And of course, now that we’ve talked about resonance, you know that we can have things that are in-between that, too.

Right? We can have bond orders of, like one and one-third, or one and one-half because of the way that Lewis structures work. So, because of that we can have in-between things. So, that’s one of the ways that we can, sort of, tell what kind of bonds we’re looking at.

We can measure the length of them, and we can say, “Well, is it a single bond, or a double bond, or a triple bond based on how long it is?” Where a triple bond is your shortest, a single bond is your longest. So, this is, sort of, good to have in mind as we’re talking about different bonds and how they’re related to each other.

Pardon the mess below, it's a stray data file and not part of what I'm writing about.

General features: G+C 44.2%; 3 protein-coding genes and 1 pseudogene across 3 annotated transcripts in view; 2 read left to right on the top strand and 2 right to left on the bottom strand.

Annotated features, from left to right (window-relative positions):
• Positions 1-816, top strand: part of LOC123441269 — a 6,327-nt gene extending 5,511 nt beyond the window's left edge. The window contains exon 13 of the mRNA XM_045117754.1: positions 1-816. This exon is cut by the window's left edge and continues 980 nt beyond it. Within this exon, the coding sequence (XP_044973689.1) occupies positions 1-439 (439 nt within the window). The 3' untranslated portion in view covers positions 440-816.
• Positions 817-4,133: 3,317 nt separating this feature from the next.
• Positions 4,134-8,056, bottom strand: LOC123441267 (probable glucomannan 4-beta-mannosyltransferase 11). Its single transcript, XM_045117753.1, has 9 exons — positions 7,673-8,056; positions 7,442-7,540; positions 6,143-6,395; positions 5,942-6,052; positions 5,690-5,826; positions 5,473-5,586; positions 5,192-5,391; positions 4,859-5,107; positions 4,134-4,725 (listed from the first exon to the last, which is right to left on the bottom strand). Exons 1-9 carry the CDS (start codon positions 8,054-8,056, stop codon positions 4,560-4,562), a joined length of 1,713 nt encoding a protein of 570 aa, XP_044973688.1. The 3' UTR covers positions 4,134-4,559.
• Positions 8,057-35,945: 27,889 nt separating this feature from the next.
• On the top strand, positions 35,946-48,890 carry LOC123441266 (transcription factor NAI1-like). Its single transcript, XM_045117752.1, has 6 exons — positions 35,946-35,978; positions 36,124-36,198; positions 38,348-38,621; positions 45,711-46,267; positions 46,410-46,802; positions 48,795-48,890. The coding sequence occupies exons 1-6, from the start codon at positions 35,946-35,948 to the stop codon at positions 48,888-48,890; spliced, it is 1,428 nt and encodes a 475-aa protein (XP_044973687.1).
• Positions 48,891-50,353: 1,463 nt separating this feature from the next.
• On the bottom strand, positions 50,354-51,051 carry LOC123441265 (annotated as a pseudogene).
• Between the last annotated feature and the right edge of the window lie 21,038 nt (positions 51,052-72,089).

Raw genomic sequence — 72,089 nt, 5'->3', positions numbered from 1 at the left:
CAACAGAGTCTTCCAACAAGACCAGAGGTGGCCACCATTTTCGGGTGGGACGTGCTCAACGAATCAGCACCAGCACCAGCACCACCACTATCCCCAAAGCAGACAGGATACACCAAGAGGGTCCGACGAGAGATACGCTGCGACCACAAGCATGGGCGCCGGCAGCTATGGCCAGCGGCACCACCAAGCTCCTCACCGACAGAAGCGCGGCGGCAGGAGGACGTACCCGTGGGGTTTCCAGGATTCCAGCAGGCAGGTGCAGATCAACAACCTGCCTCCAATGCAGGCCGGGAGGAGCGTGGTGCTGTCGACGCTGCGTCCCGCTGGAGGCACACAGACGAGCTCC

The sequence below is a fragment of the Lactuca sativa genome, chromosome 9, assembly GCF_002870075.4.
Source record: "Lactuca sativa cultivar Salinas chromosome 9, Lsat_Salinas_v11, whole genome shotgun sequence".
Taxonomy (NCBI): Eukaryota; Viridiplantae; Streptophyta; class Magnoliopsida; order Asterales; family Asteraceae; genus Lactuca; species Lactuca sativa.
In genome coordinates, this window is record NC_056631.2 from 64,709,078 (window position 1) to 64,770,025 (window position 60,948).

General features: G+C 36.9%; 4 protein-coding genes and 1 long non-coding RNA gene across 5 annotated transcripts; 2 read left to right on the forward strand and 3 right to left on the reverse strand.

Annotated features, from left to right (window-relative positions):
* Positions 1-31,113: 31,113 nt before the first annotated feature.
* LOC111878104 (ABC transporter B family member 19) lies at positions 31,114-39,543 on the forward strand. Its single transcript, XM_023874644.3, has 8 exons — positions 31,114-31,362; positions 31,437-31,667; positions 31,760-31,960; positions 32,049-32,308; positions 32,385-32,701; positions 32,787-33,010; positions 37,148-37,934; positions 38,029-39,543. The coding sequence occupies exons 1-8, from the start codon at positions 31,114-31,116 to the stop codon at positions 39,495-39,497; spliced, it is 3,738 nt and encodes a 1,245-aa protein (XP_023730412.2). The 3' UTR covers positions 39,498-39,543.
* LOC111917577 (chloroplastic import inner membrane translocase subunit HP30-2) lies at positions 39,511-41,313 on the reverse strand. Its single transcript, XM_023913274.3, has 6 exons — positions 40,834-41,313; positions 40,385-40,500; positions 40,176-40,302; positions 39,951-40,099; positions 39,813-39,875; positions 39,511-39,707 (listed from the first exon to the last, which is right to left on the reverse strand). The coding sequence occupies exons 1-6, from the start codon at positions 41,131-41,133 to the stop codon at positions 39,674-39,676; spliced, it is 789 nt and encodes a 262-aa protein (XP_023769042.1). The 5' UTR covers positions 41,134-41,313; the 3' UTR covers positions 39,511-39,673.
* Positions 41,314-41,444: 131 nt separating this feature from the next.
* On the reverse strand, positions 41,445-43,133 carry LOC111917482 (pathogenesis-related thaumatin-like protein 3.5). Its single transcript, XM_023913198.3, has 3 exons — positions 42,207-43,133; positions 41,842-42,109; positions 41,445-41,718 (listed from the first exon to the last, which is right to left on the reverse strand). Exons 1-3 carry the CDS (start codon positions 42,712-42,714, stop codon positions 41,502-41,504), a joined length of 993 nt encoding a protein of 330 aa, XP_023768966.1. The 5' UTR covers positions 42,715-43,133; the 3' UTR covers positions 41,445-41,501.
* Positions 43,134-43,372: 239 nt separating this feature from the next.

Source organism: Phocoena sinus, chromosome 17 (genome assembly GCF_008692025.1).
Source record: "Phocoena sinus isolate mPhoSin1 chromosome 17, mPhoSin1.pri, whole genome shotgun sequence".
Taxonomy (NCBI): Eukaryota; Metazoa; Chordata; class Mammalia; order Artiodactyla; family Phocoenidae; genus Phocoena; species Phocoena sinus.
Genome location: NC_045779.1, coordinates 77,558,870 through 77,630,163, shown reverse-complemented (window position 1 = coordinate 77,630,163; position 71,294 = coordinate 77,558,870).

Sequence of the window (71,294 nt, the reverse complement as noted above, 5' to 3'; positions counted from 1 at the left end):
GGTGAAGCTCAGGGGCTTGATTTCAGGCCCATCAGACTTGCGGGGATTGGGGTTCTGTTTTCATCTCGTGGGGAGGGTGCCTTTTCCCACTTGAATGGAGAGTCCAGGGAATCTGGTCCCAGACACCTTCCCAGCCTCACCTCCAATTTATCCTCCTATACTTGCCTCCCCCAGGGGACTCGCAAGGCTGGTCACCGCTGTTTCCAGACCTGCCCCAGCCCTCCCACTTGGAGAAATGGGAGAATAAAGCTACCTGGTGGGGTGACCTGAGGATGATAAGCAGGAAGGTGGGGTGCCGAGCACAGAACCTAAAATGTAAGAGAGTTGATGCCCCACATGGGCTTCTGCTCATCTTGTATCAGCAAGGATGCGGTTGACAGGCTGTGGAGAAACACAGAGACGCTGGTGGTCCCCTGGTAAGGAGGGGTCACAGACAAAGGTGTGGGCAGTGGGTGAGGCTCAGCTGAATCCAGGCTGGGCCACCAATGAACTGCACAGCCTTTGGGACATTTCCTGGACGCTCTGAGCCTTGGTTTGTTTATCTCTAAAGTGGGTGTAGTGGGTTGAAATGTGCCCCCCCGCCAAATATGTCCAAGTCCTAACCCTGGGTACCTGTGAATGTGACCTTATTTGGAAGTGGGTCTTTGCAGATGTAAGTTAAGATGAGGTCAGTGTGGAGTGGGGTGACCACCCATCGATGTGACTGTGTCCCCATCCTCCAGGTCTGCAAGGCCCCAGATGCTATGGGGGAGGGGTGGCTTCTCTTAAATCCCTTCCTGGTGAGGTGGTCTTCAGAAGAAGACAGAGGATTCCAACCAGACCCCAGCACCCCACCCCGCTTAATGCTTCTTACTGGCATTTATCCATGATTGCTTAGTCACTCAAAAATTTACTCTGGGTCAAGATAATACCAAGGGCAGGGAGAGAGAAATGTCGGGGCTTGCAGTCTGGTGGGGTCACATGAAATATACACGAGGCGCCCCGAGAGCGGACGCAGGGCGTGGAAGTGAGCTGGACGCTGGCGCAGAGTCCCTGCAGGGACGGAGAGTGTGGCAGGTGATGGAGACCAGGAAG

So, this finishes up Chapter Two, so now we need to go on to “Molecular Shape and Structure”, Chapter Three. So, now we get to go ahead and we get to learn how bonds and lone pairs are going to affect the geometry.

So, so far we have just been drawing them up, and a lot of them, I kind of drew up in the shape that they look like, but Lewis structures don’t accurately represent that. Lewis structures, alone, aren’t going to tell you what shape they are. You don’t have to draw those in the shape that they are and, in fact, in your homework you probably saw that, purposely, they were drawn in ways that maybe didn’t show you the shape so that you have to guess it on your own. We’re going to look at how these geometries work with what we learned last class about the polarities of bonds to give us whether it is or isn’t a polar molecule. So, we went through and we looked at all of our Lewis structures, and we said, “Okay, these have polar bonds.